Pituitary Tumor Symptoms in Dogs

Pituitary tumor symptoms often include vision problems, hair loss, skin problems and lethargy. Pituitary tumors in canines are most commonly benign, but these tumors may also be malignant and may metastasize in other areas of the body. Due to the location of the tumor, this will have severe effects on the overall health of the dog, regardless if the tumor is benign or malignant. For this reason, an early detection of the problem is important, so you need to pay attention to your pet’s symptoms.

The Pituitary Gland

The pituitary gland is situated under the brain and is an endocrine gland. The pituitary gland produces the adrenocorticotrophic hormones (ACTH), which are essential for all vital organs of the body. The pituitary gland is responsible for regulating the production of hormones in the adrenal and thyroid glands. Tumors may form on the pituitary gland, but as with other types of tumors and cancer, the reason is not known. Many pituitary gland tumors are benign and will not evolve, while some might grow rapidly and become malignant.

Symptoms of Pituitary Gland Tumors

Generally speaking, a tumor on the pituitary gland will cause the slow down of all body functions. The tumor may cause an excessive production of hormones. If the tumor is large enough, it will press on the brain, so there will be some clinical signs that can be observed in dogs that have such a tumor:

  • Impaired vision
  • Excessive water consumption (polydypsia)
  • Increased frequency of urination (polyuria)
  • Increased appetite
  • Weight loss
  • Hair loss
  • Dryness of skin
  • Acne and blackheads spreading through the entire body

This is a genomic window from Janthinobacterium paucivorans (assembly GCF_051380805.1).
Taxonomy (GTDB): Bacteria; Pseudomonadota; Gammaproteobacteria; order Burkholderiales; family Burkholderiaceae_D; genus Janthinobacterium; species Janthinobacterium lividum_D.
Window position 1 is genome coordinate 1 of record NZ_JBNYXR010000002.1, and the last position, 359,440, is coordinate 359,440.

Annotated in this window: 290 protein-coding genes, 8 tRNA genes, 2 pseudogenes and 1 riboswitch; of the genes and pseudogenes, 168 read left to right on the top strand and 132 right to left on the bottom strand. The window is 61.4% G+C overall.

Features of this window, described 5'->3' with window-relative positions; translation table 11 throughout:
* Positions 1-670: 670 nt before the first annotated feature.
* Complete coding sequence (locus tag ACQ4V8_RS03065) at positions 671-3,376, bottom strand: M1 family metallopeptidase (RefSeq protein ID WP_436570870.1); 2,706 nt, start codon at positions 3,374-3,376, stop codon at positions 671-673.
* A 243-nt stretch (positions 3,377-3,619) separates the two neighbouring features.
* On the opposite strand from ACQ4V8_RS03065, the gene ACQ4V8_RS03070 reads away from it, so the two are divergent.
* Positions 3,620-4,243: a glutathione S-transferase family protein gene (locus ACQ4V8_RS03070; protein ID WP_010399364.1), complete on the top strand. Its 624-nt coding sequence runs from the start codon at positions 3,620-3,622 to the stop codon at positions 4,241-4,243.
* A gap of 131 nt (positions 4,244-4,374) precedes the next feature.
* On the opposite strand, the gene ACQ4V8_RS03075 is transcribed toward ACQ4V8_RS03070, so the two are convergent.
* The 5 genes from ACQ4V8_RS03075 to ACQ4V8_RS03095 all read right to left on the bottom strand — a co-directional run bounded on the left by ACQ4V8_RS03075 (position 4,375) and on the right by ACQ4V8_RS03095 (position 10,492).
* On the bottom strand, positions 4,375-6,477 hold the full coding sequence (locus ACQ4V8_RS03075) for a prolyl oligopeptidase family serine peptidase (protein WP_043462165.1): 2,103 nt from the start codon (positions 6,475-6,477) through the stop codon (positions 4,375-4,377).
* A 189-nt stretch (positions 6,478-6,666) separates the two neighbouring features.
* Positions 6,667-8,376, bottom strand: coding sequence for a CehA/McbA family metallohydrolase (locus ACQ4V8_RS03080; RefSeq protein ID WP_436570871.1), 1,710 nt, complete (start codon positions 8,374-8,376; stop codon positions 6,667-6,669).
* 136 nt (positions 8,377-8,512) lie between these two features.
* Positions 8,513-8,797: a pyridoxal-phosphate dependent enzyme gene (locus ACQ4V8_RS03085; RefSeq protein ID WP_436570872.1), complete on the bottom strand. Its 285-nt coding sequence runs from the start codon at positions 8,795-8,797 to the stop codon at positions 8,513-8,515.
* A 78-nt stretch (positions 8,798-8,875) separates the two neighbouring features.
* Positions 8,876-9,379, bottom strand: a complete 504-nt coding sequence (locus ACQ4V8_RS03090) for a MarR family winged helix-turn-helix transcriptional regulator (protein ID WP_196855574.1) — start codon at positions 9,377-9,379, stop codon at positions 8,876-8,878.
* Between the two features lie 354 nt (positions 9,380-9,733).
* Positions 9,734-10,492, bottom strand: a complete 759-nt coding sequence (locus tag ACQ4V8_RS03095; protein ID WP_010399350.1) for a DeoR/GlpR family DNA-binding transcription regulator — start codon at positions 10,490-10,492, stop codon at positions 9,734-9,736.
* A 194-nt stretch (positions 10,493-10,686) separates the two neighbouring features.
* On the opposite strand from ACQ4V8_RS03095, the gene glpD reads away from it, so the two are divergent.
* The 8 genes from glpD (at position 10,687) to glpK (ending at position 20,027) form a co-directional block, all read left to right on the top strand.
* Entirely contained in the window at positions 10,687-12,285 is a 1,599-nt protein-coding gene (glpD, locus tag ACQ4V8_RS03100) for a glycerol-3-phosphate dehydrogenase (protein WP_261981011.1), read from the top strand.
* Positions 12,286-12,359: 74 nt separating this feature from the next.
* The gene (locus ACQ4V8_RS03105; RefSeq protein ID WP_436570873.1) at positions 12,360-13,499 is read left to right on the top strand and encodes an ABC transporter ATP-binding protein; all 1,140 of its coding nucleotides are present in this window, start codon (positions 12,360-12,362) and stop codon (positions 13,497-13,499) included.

• Calcium mass formations on the surface of the skin
  • Redistribution of body fat
  • Reduced blood sugar
  • Pale gums
  • Reduced activity
  • Lethargy
  • Seizures and sudden collapse, if the intracranial pressure is increased due to a growth of the tumor
  • Persistent infections, as the immune system is weakened

Some of these symptoms are indicative of diabetes, so tests are needed to detect the exact problem and to establish if the tumor is benign or malignant.

Detecting Pituitary Tumors

X-rays, ultrasounds, an MRI and a CT scan will be needed to detect the tumor and its location. A biopsy may also be performed to detect any malignant cells. An ACTH stimulation test will be performed along with other blood tests to assess the overall condition of the pet. A urine test will reveal the fact that the urine is not concentrated, as the dog doesn’t have the capacity to concentrate the urine.

Treatment Options for Pituitary Tumors in Dogs

Surgery is recommended in most pets that have a pituitary gland tumor that causes severe symptoms. The surgery may be risky, so the vet will offer a few alternative options such as chemotherapy and radiation therapy. Only surgery can fully cure the dog’s condition, while the medication treatment may delay the dog’s death and add quality to his life. Typically, pituitary gland tumors will not disappear without treatment, not even if they are benign.